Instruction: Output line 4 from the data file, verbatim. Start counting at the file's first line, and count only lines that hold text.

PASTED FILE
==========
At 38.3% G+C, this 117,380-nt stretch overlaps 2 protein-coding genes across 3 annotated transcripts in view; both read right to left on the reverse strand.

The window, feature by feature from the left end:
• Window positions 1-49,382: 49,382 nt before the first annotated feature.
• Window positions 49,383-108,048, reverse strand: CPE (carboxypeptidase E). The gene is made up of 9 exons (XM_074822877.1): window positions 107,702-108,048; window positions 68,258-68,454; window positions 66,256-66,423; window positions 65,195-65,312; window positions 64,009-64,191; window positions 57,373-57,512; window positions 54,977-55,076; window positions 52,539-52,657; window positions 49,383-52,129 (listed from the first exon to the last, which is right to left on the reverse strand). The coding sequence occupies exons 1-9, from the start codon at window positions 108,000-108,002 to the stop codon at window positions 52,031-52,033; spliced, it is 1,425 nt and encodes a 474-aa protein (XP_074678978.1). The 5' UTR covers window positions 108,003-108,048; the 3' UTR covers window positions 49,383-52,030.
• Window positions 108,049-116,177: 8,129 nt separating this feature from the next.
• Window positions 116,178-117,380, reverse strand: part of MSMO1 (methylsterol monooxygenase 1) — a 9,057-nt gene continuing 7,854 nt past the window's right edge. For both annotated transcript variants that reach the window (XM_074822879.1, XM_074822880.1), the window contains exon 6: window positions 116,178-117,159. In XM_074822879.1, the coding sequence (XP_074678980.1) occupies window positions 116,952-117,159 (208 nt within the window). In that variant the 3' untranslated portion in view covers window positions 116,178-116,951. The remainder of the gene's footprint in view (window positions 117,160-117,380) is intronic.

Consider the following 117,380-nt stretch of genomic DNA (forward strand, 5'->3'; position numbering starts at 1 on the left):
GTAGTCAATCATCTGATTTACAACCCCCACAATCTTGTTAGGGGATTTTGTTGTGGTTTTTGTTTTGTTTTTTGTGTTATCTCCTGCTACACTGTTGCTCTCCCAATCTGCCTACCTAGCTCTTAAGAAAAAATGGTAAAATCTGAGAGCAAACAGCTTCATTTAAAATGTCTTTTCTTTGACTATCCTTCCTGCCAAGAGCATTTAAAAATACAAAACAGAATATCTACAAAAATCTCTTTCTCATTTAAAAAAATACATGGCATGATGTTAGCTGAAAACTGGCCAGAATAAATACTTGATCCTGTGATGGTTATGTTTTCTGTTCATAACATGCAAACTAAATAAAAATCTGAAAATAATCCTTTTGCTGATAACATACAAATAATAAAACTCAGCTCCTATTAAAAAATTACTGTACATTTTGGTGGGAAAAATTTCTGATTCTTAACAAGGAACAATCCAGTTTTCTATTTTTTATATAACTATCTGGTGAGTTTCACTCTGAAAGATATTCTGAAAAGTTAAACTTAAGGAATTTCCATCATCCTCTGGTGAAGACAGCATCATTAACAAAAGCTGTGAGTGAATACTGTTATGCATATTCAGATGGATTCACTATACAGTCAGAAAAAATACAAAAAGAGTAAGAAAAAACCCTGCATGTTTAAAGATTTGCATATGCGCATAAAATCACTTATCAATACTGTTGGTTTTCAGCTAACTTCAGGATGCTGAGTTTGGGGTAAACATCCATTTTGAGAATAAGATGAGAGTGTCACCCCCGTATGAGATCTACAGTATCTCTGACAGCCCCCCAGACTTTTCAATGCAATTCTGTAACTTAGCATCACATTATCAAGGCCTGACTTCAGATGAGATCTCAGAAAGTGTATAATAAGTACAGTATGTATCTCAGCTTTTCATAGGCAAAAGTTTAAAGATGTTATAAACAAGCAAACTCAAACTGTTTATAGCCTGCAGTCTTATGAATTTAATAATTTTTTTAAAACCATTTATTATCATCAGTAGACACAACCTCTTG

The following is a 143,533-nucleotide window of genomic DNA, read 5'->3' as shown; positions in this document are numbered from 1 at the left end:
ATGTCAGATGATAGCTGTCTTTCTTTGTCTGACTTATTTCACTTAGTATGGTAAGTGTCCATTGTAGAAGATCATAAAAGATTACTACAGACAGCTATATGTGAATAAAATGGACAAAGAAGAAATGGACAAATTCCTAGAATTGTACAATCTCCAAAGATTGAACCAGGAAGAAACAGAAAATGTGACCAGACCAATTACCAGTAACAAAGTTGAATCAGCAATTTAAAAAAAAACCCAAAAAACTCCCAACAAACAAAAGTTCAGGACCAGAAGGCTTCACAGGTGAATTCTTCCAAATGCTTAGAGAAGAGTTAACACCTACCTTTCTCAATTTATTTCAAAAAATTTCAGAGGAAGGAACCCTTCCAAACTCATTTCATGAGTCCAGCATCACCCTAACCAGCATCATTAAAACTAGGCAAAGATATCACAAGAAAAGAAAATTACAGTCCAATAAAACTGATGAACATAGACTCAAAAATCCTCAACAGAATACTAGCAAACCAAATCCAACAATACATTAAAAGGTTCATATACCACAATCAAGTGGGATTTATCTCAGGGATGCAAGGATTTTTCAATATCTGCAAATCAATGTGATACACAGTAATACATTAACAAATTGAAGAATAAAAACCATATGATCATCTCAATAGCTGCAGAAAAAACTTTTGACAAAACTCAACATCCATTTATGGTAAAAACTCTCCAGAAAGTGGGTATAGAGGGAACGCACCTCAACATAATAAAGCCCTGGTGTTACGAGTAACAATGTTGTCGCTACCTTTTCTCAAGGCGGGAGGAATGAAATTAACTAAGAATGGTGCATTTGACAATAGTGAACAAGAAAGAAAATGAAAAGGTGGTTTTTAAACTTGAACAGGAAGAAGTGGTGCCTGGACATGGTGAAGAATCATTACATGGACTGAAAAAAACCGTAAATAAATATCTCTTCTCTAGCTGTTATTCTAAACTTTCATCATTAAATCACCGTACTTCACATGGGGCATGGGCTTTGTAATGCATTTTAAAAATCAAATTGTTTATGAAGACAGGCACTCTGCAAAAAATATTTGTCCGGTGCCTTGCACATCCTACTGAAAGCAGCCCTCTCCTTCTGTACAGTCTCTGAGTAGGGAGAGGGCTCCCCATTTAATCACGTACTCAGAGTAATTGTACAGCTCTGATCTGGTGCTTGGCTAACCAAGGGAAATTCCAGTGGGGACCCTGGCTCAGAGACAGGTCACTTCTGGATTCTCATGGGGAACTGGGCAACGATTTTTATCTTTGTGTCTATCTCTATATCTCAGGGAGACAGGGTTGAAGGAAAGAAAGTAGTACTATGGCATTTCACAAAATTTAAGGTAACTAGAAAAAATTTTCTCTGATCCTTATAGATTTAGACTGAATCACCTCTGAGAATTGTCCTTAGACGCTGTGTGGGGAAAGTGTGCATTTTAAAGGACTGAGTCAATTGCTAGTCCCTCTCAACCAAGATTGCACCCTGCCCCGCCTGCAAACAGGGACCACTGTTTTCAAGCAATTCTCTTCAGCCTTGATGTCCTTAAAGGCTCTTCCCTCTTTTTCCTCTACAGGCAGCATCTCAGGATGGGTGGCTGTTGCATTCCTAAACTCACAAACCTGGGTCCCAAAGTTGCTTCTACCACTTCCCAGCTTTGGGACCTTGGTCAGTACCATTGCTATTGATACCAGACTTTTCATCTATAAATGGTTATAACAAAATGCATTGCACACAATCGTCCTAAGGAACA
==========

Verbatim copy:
• Window positions 49,383-108,048, reverse strand: CPE (carboxypeptidase E). The gene is made up of 9 exons (XM_074822877.1): window positions 107,702-108,048; window positions 68,258-68,454; window positions 66,256-66,423; window positions 65,195-65,312; window positions 64,009-64,191; window positions 57,373-57,512; window positions 54,977-55,076; window positions 52,539-52,657; window positions 49,383-52,129 (listed from the first exon to the last, which is right to left on the reverse strand). The coding sequence occupies exons 1-9, from the start codon at window positions 108,000-108,002 to the stop codon at window positions 52,031-52,033; spliced, it is 1,425 nt and encodes a 474-aa protein (XP_074678978.1). The 5' UTR covers window positions 108,003-108,048; the 3' UTR covers window positions 49,383-52,030.